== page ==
Endpoint Security , Fraud Management & Cybercrime , Open XDR

Kaseya Was Working on Patches Before Ransomware Attack

REvil Ransomware Operation Beat Patching Effort in a 'Final Sprint,' Researcher Says
Kaseya Was Working on Patches Before Ransomware Attack
Suspected instances of internet-connected vulnerable on-premises VSA software, through July 4, 2021 (Source: Dutch Institute for Vulnerability Disclosure CSIRT)

Kaseya, the remote IT management software vendor at the center of a devastating ransomware strike, was close to fixing the vulnerabilities in its software before attackers associated with the notorious REvil operation hit.

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That means damage from the clever and devastating supply chain attack against Kaseya will likely grow in the coming days at an intense scale. The administrators for REvil, or one of its affiliates, exploited several vulnerabilities in Kaseya's VSA remote management software, which is used by managed service providers, to deploy ransomware on the systems of at least hundreds if not thousands of organizations.

Dutch researchers had recently notified Kaseya about several zero-day vulnerabilities in VSA, and the company was working on fixes. But REvil was faster. Some victims are now being asked for as much as $5 million in ransom, according to Bleeping Computer. It's unclear if REvil somehow knew in advance that the patches were coming.

"Unfortunately, we were beaten by REvil in the final sprint, as they could exploit the vulnerabilities before customers could even patch," writes Victor Gevers, chairman of the Dutch Institute for Vulnerability Disclosure, in a blog post on Sunday.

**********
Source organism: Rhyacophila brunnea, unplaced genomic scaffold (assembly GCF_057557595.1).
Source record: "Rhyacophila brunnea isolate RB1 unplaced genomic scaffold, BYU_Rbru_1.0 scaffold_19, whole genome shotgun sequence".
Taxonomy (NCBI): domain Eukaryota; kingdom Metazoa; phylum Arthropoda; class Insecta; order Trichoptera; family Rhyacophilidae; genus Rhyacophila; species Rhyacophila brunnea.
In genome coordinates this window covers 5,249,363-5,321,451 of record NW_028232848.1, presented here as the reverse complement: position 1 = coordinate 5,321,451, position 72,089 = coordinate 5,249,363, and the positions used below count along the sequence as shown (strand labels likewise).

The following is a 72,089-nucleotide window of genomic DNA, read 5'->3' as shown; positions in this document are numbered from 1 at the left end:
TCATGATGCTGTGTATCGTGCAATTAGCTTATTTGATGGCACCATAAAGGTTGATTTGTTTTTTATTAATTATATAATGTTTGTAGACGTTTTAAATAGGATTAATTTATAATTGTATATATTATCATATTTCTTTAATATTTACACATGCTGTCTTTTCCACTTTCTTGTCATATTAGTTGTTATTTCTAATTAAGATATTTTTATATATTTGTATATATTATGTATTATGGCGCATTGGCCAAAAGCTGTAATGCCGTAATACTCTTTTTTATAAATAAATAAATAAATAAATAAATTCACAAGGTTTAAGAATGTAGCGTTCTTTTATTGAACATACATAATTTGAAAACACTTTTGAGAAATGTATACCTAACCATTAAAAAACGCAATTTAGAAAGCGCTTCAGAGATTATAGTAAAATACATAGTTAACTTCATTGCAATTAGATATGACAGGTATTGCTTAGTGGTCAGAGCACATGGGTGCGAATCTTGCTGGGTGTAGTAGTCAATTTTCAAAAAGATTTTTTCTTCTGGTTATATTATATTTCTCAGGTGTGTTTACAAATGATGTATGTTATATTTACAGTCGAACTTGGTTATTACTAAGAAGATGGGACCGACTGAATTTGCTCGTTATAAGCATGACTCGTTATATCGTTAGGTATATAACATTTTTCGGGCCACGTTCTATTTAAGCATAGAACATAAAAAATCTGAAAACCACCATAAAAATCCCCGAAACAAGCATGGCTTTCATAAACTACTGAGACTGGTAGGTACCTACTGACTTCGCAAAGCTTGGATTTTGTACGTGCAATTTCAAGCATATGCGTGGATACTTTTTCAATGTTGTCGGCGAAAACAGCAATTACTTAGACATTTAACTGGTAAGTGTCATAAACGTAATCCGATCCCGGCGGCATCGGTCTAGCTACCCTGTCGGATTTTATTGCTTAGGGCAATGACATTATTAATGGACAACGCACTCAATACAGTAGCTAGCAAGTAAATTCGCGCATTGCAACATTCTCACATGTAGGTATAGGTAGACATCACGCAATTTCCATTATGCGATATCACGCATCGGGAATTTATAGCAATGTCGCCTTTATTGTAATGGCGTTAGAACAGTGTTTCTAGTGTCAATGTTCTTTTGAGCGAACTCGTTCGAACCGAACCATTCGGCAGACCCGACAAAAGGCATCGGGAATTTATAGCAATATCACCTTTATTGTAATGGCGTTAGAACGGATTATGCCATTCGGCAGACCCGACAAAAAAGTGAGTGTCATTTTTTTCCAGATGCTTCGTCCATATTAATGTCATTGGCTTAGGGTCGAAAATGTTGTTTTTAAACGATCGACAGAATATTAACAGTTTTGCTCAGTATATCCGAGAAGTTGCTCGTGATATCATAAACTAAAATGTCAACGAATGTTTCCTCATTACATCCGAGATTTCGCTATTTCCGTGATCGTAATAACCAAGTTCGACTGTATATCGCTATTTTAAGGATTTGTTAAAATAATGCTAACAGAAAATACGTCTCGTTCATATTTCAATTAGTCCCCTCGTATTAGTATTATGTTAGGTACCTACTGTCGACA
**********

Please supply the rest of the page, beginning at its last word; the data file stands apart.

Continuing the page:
While its internal patching development effort was underway, Kaseya would have been holding its breath. Software companies typically don't make information about vulnerabilities available prior to patches because that means "it'll immediately leak to black hat evil hackers," says Rob Graham of Errata Security, a Georgia-based consultancy.

Hence Kaseya's customers would have unknowingly been left hanging in the wind in the in-between time, which is a not uncommon - but nonetheless risky - position to occupy.

"Patches are always a trade-off between the costs of downtime related to the patch and the risk of getting hacked," Graham says.

Ahead of Kaseya's Patches

Gevers notes that Wietse Boonstra, a researcher with the DIVD, had reported several vulnerabilities to Kaseya. The details of those flaws have not yet been publicly released, although they've been given a placeholder designation as CVE-2021-30116.

Contacted by Information Security Media Group on Sunday, Gevers says he can't reveal when DIVD notified Kaseya of the vulnerabilities. But he says it was within the standard coordinated vulnerability disclosure window, which is generally 90 days.

DIVD has been conducting research into vulnerabilities around the administration interfaces of products. The team has made notable findings, including a pre-authentication vulnerability in Pulse Secure's VPN and in Fortinet's VPN devices.

Gevers says there are often security problems around administration interfaces, which are especially problematic if those devices are reachable via the internet. If such software must be internet-facing, then he says organizations must ensure they adequately protect it.

"Don't put remote administration systems directly on the internet without some firewall ACL, network filtering or VPN unless you want to get hacked over and over," Gevers tells ISMG.

The Kaseya incident lacks some of customary activity that accompanies other ransomware attacks, which suggests the attackers may have moved with more haste to get ahead of Kaseya's patches.